Archives Collection Development
The Collections Development Section is responsible for the acquisition of manuscript collections. The Society focuses its current manuscript collecting activity on records documenting Wisconsin and three national topics: social action, mass communications, and organized labor. For more information on each of these collecting areas see below.
The Society Archives is interested in acquiring private manuscript papers and organizational records that document the history of Wisconsin from the seventeenth century to the present, (in addition to state and local government records). We seek Wisconsin textual and audio-visual collections encompassing many subject areas including agriculture, the arts, business and industry, mass communications, labor, social action, the military, natural resources, politics and government, ethnic groups, and transportation.
The Archives actively solicits new collections on citizen reaction to the media; activist citizen groups involved in issues such as censorship and regulation, public access, quality programming, media education, and media ethics; nationally known journalists who were active during the mid-twentieth century; direct response advertising; national advertising and public relations leaders; and Wisconsin's largest advertising and public relations agencies. See the Mass Communications History Collections (PDF, 116 KB) fact sheet to learn more.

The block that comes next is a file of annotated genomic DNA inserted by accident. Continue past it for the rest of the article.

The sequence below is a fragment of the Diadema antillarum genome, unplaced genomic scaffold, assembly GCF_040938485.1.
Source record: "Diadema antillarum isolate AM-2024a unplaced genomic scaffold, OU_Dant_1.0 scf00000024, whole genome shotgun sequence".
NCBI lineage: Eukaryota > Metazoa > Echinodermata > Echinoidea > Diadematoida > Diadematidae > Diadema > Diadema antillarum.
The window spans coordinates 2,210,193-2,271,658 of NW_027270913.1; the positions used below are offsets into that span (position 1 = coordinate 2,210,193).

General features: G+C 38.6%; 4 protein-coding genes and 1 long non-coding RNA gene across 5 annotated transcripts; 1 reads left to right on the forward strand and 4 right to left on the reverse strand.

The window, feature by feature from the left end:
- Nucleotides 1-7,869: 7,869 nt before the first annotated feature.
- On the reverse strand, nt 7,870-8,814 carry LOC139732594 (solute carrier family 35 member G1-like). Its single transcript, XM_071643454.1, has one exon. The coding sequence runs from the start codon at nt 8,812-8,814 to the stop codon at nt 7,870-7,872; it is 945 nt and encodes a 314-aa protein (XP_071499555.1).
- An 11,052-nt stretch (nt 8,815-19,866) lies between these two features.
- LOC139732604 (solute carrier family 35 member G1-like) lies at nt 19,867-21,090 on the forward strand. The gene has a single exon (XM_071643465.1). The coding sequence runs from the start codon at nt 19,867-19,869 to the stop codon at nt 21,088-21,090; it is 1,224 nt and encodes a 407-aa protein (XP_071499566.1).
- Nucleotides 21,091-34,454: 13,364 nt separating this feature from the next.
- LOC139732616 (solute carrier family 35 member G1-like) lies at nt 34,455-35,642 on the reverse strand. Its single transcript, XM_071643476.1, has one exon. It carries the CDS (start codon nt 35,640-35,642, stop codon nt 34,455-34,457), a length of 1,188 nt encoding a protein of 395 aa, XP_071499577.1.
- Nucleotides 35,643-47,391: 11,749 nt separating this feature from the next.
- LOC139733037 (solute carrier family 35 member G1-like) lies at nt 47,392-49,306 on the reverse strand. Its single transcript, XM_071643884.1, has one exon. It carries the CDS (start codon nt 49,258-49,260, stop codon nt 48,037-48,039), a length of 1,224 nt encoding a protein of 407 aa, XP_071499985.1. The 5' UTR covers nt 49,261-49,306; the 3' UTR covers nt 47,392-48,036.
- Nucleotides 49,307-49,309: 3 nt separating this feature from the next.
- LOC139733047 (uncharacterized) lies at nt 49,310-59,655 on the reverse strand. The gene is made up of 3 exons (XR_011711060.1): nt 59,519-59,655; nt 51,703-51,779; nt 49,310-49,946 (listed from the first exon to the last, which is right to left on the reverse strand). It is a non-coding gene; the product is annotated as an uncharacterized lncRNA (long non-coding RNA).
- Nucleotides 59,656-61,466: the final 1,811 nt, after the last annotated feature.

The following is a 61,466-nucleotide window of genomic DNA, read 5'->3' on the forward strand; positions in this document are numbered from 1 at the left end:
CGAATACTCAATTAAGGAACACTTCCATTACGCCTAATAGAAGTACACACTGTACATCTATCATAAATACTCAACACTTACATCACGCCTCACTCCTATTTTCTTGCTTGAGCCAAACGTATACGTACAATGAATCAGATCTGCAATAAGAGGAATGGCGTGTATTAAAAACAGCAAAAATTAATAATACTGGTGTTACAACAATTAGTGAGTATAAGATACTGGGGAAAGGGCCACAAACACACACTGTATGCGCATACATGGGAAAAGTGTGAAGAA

Social Action Collecting
The Archives is particularly interested in new collections documenting the reproductive rights/right to life movements, and peace activism, particularly related to American policy toward Central America. The Division continues to collect materials on the Civil Rights movement and the protest movements against the Vietnam War. See the Social Action Archives (PDF, 116 KB) fact sheet to learn more.
The Society Archives has been collecting records of organized labor since the early twentieth century. Current collecting focuses on Wisconsin labor organizations, two national unions --the United Food and Commercial Workers Union and the Textile Workers Union, and both the Socialist Workers Party and the Socialist Labor Party.
For More Information, Contact:
Wisconsin Historical Society Archives
816 State Street
Madison WI 53706